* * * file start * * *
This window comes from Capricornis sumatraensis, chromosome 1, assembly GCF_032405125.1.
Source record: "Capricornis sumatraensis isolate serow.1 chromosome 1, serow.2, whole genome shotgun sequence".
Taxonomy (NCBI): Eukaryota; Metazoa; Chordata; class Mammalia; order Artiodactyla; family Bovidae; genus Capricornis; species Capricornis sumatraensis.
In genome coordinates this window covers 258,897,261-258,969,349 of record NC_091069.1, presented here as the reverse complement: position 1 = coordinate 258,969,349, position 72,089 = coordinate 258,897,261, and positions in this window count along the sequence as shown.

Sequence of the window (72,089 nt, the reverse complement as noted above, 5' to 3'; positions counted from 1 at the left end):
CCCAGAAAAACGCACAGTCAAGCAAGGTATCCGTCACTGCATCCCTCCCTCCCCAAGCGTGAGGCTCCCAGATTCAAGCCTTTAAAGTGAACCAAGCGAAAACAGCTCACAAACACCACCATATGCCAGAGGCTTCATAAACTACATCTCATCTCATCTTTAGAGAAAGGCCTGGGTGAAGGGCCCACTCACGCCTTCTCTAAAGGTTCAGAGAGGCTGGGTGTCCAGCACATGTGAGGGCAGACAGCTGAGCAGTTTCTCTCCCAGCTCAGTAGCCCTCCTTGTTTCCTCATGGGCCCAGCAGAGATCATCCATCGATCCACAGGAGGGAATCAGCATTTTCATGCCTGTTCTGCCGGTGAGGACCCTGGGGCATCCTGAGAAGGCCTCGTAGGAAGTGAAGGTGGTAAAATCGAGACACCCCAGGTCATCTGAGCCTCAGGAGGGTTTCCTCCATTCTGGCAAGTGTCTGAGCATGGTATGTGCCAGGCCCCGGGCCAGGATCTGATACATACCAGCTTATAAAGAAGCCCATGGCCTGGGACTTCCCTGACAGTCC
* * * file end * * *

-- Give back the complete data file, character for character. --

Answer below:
This window comes from Capricornis sumatraensis, chromosome 1, assembly GCF_032405125.1.
Source record: "Capricornis sumatraensis isolate serow.1 chromosome 1, serow.2, whole genome shotgun sequence".
Taxonomy (NCBI): Eukaryota; Metazoa; Chordata; class Mammalia; order Artiodactyla; family Bovidae; genus Capricornis; species Capricornis sumatraensis.
In genome coordinates this window covers 258,897,261-258,969,349 of record NC_091069.1, presented here as the reverse complement: position 1 = coordinate 258,969,349, position 72,089 = coordinate 258,897,261, and positions in this window count along the sequence as shown.

Sequence of the window (72,089 nt, the reverse complement as noted above, 5' to 3'; positions counted from 1 at the left end):
CCCAGAAAAACGCACAGTCAAGCAAGGTATCCGTCACTGCATCCCTCCCTCCCCAAGCGTGAGGCTCCCAGATTCAAGCCTTTAAAGTGAACCAAGCGAAAACAGCTCACAAACACCACCATATGCCAGAGGCTTCATAAACTACATCTCATCTCATCTTTAGAGAAAGGCCTGGGTGAAGGGCCCACTCACGCCTTCTCTAAAGGTTCAGAGAGGCTGGGTGTCCAGCACATGTGAGGGCAGACAGCTGAGCAGTTTCTCTCCCAGCTCAGTAGCCCTCCTTGTTTCCTCATGGGCCCAGCAGAGATCATCCATCGATCCACAGGAGGGAATCAGCATTTTCATGCCTGTTCTGCCGGTGAGGACCCTGGGGCATCCTGAGAAGGCCTCGTAGGAAGTGAAGGTGGTAAAATCGAGACACCCCAGGTCATCTGAGCCTCAGGAGGGTTTCCTCCATTCTGGCAAGTGTCTGAGCATGGTATGTGCCAGGCCCCGGGCCAGGATCTGATACATACCAGCTTATAAAGAAGCCCATGGCCTGGGACTTCCCTGACAGTCC